X-ray evidence suggested that 4 of 20 patients
treated for osteoarthritis of the hip with an extract of
bone marrow and cartilage (Rumalon R) exhibited
substantial restoration of cartilage and clinical improvement (D71,72). The use of this agent was without significant toxicity. Alpha-tocopherol (vitamin E) was used in
a dose of 600 mg per day for 10 days to treat osteoarthritis in a single-blind cross-over study (M5).Fiftytwo percent of patients completing the study showed a
good analgesic effect thought to be statistically significant in comparison with placebo.
An interesting discussion appeared in which Heberden’s nodes were described as a part of a hereditary,
hypophyseally induced constitutional anomaly designated as a form of “involutional” acromegaly (032). In
a mouse model of osteoarthritis, there was no positive
correlation between obesity and osteoarthrosis (W24).
This was in agreement with previous studies on mice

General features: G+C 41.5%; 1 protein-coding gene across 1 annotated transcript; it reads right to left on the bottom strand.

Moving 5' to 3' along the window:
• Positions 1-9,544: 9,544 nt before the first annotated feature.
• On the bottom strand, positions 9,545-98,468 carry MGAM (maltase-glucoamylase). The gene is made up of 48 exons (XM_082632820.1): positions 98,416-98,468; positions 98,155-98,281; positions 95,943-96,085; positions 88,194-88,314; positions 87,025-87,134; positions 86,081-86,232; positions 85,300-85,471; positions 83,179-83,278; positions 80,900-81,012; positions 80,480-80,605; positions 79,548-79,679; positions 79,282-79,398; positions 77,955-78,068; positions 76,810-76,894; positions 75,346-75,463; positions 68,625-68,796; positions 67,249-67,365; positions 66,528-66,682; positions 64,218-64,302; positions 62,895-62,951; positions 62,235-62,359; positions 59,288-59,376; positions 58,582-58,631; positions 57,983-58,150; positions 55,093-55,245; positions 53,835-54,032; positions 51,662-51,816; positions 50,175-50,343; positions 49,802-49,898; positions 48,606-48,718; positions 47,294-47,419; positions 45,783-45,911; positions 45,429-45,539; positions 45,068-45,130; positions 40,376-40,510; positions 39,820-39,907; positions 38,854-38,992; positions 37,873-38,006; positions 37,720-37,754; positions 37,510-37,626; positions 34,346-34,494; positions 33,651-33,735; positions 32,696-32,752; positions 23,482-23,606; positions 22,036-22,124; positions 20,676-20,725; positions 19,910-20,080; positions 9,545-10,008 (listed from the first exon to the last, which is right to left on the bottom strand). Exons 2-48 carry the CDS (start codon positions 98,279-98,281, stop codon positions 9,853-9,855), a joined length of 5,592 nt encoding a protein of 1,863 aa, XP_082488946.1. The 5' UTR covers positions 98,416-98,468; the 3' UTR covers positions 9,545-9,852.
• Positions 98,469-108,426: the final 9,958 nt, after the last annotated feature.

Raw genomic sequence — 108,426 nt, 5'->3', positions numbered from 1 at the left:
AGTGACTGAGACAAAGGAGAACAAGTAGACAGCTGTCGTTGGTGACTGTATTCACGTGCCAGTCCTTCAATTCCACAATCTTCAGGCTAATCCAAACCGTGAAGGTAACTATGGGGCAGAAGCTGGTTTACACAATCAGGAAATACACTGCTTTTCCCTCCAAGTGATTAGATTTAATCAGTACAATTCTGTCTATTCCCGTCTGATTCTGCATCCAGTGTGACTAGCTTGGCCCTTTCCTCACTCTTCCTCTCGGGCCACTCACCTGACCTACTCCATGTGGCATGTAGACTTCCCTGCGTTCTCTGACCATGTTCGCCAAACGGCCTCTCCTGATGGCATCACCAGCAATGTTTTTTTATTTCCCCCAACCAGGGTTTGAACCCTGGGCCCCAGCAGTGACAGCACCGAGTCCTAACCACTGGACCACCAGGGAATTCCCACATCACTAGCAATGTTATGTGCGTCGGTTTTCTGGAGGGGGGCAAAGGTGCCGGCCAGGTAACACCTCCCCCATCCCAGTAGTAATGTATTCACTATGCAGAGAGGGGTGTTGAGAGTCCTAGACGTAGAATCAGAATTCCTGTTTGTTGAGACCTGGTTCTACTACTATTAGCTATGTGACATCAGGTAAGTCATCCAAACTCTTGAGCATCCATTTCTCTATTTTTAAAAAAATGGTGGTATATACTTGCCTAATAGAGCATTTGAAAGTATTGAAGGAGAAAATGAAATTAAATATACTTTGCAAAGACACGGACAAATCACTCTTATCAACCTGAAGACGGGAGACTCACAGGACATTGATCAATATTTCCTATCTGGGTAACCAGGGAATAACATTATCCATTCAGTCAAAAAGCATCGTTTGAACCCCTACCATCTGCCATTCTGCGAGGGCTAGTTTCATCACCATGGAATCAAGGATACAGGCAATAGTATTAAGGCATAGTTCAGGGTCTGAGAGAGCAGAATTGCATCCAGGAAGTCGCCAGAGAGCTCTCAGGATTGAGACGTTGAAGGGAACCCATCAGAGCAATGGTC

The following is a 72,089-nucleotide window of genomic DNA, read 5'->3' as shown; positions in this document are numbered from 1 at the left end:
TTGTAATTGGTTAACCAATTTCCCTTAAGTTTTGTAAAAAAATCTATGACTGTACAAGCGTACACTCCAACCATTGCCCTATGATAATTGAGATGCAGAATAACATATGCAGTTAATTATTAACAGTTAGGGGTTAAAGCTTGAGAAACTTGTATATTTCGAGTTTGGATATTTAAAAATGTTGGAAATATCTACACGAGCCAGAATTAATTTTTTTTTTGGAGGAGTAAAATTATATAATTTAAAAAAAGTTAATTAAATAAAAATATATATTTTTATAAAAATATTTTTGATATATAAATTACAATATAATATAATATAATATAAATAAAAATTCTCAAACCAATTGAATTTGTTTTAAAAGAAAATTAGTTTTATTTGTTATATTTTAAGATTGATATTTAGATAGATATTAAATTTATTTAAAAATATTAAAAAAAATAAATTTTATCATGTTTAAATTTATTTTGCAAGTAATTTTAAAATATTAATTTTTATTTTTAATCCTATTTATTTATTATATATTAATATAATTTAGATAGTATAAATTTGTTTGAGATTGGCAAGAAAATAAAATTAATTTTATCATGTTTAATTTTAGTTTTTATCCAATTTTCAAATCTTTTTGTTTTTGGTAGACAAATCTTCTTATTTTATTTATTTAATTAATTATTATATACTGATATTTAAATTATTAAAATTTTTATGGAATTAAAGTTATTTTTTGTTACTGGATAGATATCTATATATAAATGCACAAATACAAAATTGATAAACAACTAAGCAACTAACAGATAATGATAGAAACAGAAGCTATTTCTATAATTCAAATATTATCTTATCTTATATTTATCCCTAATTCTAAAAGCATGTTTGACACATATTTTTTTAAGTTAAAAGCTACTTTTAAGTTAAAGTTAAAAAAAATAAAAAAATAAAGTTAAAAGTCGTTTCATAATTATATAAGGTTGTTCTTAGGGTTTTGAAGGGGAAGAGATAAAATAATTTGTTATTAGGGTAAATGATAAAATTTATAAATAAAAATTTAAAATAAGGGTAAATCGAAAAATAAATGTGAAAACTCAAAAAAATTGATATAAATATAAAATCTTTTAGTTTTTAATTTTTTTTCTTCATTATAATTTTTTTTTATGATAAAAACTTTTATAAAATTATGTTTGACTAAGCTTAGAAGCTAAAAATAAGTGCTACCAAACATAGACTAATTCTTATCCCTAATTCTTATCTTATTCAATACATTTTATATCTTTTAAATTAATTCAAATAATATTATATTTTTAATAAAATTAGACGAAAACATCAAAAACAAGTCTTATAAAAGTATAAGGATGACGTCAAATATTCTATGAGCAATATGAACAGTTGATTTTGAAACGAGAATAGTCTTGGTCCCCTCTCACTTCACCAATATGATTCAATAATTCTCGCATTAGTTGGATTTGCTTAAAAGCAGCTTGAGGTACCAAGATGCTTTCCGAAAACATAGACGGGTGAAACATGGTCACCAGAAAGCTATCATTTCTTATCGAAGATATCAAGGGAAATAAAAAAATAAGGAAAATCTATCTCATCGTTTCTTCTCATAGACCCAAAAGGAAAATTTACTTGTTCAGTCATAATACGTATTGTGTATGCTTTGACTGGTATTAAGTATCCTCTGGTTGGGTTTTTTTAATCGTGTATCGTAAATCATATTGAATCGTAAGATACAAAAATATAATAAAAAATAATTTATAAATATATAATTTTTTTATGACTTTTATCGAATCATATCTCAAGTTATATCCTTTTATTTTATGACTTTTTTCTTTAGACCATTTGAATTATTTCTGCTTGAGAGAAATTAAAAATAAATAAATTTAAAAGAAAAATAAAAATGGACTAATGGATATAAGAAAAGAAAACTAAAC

and is contrary to the common belief that human obesity predisposes to osteoarthrosis. Digital mucinous
pseudocysts were again described as fluctuant, smooth
lesions, usually on a finger, and usually near a fingernail (G 146). Transillumination confirms the diagnosis,
and treatment usually consists of injection of the lesion.
The influence of patterns of usage on the structure and function of the hands of 3 groups of female
textile workers was examined critically (H8). Highly significant task-related differences were demonstrated related to usage pattern as measured by osteophyte formation, radiographic measurement, and range of
motion studies. The pathogenesis of hallux rigidus was
explored in a clinical and radiologic study (M160).
Characteristic chondral and osteochondral lesions were
detected at a specific site on the metatarsal head which
limited dorsiflexion, and histologic evidence indicated
that the etiology was probably traumatic.
A cost effective method for educating geriatric
patients with respect to important aspects of osteoarthritis was developed and successfully tested (S398).